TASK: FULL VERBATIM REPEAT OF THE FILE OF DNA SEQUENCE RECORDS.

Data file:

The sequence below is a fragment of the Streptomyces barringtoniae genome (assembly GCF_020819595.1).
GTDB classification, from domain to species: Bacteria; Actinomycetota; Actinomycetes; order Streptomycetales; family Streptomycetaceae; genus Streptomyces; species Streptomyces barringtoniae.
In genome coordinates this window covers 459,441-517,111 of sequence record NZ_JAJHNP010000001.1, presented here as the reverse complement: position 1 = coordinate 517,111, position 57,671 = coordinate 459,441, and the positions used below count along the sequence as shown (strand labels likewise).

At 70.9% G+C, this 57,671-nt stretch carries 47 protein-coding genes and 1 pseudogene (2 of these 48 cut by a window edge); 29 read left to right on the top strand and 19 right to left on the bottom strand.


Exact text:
The sequence below is a fragment of the Streptomyces barringtoniae genome (assembly GCF_020819595.1).
GTDB classification, from domain to species: Bacteria; Actinomycetota; Actinomycetes; order Streptomycetales; family Streptomycetaceae; genus Streptomyces; species Streptomyces barringtoniae.
In genome coordinates this window covers 459,441-517,111 of sequence record NZ_JAJHNP010000001.1, presented here as the reverse complement: position 1 = coordinate 517,111, position 57,671 = coordinate 459,441, and the positions used below count along the sequence as shown (strand labels likewise).

At 70.9% G+C, this 57,671-nt stretch carries 47 protein-coding genes and 1 pseudogene (2 of these 48 cut by a window edge); 29 read left to right on the top strand and 19 right to left on the bottom strand.